For the first time in European football, clubs from one country featured in the continent’s two major competitions. Liverpool defeated Tottenham Hotspur in the Champions League final, while Chelsea won the Europa League, beating Arsenal. The English Premier League proved its on-pitch dominance, along with its supremacy in the game’s money league. The two are correlated. The Deloitte Football Money League for 2017-18 has six English clubs in the list of top 10. The Uefa’s Benchmark Report for the year 2017 showed how the Premier League’s aggregate revenue, north of £4.77 billion, dwarfed its nearest rival, Li Liga’s £2.56 billion. The record £8.4 billion TV deals give the Premier League its pulling power and competitive edge. It’s a result of aggressive global marketing, where the Premier League has trumped its European counterparts.
Because of its popularity and financial might, English top-flight football can woo the world’s finest coaches and expensive players. Three coaches — Pep Guardiola, Jurgen Klopp and Mauricio Pochettino — have given English football a facelift. Guardiola has made the biggest impact. His style and philosophy, his occasional use of the Libero in a 4-3-3 formation, have inspired a revolution right down to the age-group levels. Two years ago, the England colts claimed the Fifa U-17 and U-20 World Cup titles, while the U-19s annexed the European U-19 Championship. The England senior team under Gareth Southgate reached the semifinal in the 2018 Russia World Cup. At St George’s Park, the FA headquarters, they have taken a leaf out of Guardiola’s book. The hurly-burly long ball is now dead and buried. Creativity and entertainment have become the buzzwords.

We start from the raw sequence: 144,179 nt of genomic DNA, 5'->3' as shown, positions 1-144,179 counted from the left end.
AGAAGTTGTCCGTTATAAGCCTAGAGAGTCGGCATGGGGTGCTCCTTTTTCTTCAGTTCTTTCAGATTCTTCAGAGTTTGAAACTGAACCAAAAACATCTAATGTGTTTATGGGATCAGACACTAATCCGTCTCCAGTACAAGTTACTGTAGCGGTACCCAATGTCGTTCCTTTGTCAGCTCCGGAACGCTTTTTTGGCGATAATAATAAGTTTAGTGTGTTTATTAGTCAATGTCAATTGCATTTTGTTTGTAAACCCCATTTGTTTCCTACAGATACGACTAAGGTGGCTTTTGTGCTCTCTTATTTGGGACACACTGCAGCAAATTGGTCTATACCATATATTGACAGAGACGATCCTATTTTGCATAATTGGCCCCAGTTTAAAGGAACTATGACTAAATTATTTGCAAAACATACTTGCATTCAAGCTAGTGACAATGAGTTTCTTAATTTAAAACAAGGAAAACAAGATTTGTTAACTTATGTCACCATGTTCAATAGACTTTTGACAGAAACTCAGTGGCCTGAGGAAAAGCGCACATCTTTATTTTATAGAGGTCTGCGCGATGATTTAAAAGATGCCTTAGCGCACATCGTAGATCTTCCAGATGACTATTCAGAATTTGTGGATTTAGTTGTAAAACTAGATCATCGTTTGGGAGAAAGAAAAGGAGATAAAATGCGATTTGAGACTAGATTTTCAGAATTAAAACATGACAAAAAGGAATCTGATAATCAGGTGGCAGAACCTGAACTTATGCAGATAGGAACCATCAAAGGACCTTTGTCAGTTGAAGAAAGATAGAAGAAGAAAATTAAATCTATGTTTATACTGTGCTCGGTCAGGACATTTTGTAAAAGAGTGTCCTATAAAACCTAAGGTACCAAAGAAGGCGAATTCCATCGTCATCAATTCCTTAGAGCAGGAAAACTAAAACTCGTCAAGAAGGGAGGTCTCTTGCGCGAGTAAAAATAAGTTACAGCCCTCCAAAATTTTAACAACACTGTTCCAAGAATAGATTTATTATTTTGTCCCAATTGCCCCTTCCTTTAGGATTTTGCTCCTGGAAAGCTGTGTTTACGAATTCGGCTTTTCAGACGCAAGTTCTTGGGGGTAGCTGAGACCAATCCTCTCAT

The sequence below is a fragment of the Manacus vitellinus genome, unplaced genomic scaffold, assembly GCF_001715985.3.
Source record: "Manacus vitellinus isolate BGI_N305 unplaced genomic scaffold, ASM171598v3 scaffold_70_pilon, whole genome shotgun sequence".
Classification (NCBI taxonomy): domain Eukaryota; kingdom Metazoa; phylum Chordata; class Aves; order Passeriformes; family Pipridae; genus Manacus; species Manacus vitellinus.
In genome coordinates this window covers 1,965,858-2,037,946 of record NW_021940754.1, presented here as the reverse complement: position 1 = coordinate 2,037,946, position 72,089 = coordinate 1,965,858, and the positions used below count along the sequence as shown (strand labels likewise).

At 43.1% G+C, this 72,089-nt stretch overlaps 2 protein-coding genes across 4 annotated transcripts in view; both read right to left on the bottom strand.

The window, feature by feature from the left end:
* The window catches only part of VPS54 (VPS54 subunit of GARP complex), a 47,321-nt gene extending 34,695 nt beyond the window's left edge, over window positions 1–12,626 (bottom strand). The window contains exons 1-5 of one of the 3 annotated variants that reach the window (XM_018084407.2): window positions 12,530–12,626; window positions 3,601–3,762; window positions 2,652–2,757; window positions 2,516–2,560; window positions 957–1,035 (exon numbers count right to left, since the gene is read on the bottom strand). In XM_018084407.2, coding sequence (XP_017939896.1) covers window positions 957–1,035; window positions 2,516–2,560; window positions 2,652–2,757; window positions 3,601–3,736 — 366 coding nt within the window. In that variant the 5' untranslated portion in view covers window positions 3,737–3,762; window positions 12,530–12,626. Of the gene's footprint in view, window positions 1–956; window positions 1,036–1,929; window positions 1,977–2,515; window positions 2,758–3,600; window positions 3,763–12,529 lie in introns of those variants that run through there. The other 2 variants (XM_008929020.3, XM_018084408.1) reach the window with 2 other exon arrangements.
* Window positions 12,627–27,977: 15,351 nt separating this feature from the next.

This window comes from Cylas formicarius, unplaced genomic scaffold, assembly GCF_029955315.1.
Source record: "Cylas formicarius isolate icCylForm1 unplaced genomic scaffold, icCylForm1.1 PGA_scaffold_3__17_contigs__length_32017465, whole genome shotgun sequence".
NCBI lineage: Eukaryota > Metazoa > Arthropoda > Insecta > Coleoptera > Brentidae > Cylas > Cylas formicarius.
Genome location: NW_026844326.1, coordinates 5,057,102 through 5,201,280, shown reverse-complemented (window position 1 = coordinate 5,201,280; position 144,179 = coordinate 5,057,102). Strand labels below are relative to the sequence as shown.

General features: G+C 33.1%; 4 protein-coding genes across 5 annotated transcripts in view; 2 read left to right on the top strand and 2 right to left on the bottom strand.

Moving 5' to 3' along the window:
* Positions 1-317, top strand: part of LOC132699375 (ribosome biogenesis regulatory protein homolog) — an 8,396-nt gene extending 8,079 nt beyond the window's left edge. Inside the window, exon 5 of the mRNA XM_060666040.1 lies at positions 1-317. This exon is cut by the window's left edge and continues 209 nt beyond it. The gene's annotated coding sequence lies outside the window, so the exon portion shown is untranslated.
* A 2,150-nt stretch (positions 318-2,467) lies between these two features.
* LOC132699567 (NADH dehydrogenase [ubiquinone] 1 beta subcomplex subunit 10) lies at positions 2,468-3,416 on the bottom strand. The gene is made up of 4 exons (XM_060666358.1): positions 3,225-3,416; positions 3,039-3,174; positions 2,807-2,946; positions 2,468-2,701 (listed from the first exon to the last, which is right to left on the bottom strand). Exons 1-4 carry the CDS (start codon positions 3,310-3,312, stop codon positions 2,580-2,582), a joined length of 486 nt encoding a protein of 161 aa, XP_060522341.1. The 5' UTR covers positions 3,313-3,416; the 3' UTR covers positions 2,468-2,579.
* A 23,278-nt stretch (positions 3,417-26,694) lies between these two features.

The Premier League has the world’s most expensive goalkeeper in Kepa Arrizabalaga (£71.6 million) at Chelsea. It has the world’s costliest defender in Virgil van Dijk (£75 million) at Liverpool. But English football is still bereft of a player like Lionel Messi or Cristiano Ronaldo.